GLOSSARY

Adaptability The ability to modify an intervention to fit the cultural context in which the intervention will take place and the unique circumstances of the agency and other stakeholders, without contradicting the intervention’s core elements and internal logic.

Adoption The decision to use an intervention as the best course of action available. Within the RE-AIM framework, adoption is measured as the absolute number, proportion, and representativeness of settings and/or intervention staff (people who deliver the program) that are willing to initiate a program.

Archival study The use of a model based on past evidence or decisions on a behavior or intervention for purposes of predicting future behavior.

Assessment In this report, refers to the process of observing, describing, collecting data on, and measuring the quality and effectiveness of an intervention or policy. See also Evaluation.

Benefits Positive effects brought about by an intervention or policy (intended or unintended).

Body mass index An indirect measure of body fat, calculated as the ratio of a person’s body weight (in kilograms) to the square of a person’s height (in meters):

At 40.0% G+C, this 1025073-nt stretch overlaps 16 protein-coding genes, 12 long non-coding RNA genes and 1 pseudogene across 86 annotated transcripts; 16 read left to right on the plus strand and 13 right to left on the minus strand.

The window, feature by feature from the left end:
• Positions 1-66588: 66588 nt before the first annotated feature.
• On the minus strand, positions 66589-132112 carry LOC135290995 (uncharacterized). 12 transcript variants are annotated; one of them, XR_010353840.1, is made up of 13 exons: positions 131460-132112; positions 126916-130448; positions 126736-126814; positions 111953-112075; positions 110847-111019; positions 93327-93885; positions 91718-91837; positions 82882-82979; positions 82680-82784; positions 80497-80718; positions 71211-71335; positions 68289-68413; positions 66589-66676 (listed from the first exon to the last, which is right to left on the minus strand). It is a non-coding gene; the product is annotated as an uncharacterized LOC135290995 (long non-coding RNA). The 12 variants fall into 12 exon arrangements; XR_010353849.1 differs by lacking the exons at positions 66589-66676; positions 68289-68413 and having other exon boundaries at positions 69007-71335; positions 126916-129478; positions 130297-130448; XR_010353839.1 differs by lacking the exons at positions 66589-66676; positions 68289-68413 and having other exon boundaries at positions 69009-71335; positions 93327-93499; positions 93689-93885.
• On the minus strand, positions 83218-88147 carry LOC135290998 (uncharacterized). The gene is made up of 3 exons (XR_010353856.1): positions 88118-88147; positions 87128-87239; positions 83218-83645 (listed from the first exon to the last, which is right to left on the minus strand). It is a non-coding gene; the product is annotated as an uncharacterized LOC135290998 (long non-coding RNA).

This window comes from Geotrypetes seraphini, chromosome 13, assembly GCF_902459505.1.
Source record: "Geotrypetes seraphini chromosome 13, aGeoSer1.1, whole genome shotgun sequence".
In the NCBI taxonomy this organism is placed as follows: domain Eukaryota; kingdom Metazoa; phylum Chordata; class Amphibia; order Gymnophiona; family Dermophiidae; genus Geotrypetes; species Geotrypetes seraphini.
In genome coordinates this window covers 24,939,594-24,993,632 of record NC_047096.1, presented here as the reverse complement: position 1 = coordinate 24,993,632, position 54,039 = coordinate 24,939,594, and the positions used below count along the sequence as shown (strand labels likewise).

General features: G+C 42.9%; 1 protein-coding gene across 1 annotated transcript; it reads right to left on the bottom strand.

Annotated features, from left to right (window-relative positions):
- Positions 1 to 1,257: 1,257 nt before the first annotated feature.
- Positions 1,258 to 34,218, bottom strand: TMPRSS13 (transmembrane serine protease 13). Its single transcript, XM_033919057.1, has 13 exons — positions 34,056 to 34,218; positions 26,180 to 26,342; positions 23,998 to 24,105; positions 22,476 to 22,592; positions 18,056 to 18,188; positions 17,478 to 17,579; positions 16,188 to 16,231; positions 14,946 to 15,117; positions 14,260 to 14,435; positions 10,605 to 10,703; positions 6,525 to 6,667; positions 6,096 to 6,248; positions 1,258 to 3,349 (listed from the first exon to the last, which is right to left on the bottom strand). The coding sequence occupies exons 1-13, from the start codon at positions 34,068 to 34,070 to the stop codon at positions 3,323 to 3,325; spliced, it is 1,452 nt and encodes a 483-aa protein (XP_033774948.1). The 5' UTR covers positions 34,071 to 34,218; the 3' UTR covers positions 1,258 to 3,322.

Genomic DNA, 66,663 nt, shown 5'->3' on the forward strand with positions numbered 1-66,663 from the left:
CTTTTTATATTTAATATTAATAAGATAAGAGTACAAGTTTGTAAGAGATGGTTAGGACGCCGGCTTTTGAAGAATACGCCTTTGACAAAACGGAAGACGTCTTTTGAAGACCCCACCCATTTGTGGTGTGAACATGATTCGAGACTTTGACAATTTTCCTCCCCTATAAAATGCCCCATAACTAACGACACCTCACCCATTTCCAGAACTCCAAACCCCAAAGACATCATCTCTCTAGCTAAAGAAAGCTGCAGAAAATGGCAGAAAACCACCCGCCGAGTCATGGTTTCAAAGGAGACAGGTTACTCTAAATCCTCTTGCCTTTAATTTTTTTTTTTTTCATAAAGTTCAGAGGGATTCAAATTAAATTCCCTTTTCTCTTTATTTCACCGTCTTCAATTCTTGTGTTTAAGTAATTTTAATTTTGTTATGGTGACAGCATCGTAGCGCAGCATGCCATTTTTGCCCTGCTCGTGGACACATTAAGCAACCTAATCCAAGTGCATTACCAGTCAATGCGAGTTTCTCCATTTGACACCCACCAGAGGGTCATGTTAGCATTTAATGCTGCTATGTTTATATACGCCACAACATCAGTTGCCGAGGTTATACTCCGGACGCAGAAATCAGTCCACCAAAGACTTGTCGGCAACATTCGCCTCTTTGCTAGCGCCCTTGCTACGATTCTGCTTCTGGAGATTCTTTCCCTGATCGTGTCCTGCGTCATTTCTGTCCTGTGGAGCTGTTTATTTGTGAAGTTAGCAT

BMI (kg/m2) = weight (kilograms) ÷ height (meters)2

BMI (lb/in2) = weight (pounds) ÷ height (inches) 2 × 703

In adults, a body mass index (BMI) of 25 or greater is considered overweight, and a BMI of 30 or greater is considered obese. In children and youth, BMI is based on growth charts for age and gender and is referred to as BMI for age, which is used to assess underweight, overweight, and risk for overweight. According to the Centers for Disease Control and Prevention (CDC), a child with a BMI for age that is equal to or greater than the 95th percentile is considered obese. A child with a BMI for age that is equal to or between the 85th and 95th percentiles is overweight.

BMI z-score Number of standard deviations away from the population mean BMI; in other words, the degree to which an individual’s measurement deviates from what is expected for that individual.

Case study research Qualitative research in which the investigator explores a bounded system (a case) or multiple bounded systems (cases) over time through detailed, in-depth data collection involving multiple sources of information (e.g., observations, interviews, audiovisual material, and documents and reports), and reports a case description and case-based themes.



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